“Of course you don't. You just gave up the keys to the kingdom! And for what? The tits of a slave girl.”

Cleopatra VII Philopator (69 BC – August 12, 30 BC) was the last Queen of Ancient Egypt. She was the queen of Lust where she watched over the lustful shades in her Tower with her lover, Marc Antony.

Cleopatra was the third boss in Dante's Inferno. She became queen of the circle of Lust as part of a deal with Lucifer.


The last ruler of Ancient Egypt, Cleopatra was born in 69 B.C. Her ancestors had ruled Egypt since the death of Alexander the Great when his General, Ptolemy I Soter, was crowned Pharaoh. Cleopatra was the third child of Ptolemy's descendant, Pharaoh Ptolemy XII Auletes, and therefore was of Macedonian Greek descent. A charming and intelligent girl with a gift for learning foreign languages (reported to have been able to speak seven including Egyptian, Latin, Greek, and Hebrew), Cleopatra was sometimes said to have been her father's favorite child. He may have relied on her help during diplomatic meetings with the Romans.

While still young, Cleopatra's two elder sisters, Cleopatra VI Tryphaena and Berenice IV, attempted to seize the throne from their father when he fled to Rome for support against his enemies. Both women were brutally killed for their efforts, leaving Cleopatra as the eldest of her father's remaining offspring. It was possible that, while with her father in Rome to gather troops, the teenage Cleopatra first met Marc Antony. After her father's death, though she was 6 years older, Cleopatra was married to her younger brother, Pharaoh Ptolemy XIII, as per Egyptian royal tradition. However, despite their marriage, Cleopatra and Ptolemy XIII began vying for power over Egypt, and this sibling rivalry quickly turned into a bloody civil war.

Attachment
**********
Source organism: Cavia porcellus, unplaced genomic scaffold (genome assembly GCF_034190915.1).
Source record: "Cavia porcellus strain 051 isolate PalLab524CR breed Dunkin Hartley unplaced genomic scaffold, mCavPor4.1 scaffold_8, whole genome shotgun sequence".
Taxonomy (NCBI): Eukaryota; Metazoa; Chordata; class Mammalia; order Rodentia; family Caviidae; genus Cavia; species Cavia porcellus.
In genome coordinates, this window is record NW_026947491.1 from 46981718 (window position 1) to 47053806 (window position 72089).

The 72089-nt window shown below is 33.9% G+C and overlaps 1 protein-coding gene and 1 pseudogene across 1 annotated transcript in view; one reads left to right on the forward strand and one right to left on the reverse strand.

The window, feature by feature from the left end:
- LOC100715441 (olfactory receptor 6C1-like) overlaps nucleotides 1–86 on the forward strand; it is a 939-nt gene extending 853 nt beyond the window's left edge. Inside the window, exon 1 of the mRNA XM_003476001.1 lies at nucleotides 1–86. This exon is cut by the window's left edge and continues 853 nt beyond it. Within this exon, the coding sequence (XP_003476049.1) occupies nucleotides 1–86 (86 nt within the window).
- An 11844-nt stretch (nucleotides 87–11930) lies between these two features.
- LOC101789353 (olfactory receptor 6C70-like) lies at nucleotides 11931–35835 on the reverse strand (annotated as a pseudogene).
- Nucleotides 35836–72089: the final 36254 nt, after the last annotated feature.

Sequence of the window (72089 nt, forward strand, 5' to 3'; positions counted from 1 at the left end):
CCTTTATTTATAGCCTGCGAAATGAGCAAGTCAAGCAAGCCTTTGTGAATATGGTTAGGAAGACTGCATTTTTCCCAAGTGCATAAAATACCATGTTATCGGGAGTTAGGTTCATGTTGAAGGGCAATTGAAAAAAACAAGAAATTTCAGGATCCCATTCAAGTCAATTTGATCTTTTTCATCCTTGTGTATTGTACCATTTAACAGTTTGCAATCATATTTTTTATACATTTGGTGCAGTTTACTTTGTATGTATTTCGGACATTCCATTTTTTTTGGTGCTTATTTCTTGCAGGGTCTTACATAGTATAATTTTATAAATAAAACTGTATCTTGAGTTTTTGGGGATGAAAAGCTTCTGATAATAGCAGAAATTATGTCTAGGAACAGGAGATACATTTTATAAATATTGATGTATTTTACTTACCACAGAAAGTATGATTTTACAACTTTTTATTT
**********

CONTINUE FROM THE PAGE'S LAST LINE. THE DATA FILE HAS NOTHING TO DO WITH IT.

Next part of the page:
In 48 B.C., Cleopatra heard of the arrival of the greatest hero of her time: Julius Caesar. Caesar came to Egypt in pursuit of his old rival and former son-in-law: Pompey Magnus. He was enraged to learn that Pompey died before they could meet, having been murdered by Ptolemy XIII in an attempt to win Caesar's support against Cleopatra. After this Cleopatra was secretly transported to Caesar's lodgings in Alexandria, becoming Caesar's lover and successfully winning his support against her brother. After Caesar's forces defeated Ptolemy XIII and the pharaoh himself died in exile, Cleopatra became the new ruler of Egypt: Cleopatra VII Philopator. A year later she gave birth to Caesar's son, Prince Ptolemy XV Caesarion ("Little Caesar"). To eliminate any further threats to her power Cleopatra and Caesar exiled her remaining sibling, Princess Arsinoë, to the Temple of Artemis at Ephesus when she attempted to overthrow Cleopatra. Arsinoë would meet her death there years later on Cleopatra's orders. Cleopatra continued to rule Egypt first as the wife of her second brother, Ptolemy XIV, and then as regent for her son upon Ptolemy XIV's untimely death.

When Caesar returned to Rome as a hero in 46 B.C., Cleopatra and Caesarion accompanied him. Caesar's return was celebrated by ordinary people, but the Roman Senate was far less enthusiastic, fearing that Caesar might try to make himself king. Rome's last king, Lucius Tarquinius Superbus, was a corrupt tyrant, and since his overthrow, the Roman Republic resisted having kings to avoid the repetition of Tarquinius's horrific rule, hence the tension of Caesar's growing power. Caesar had previously shown himself a formidable threat when he defeated the Senate in the Roman Civil War of 49 B.C. and persisted in small but significant demonstrations of disrespect towards them.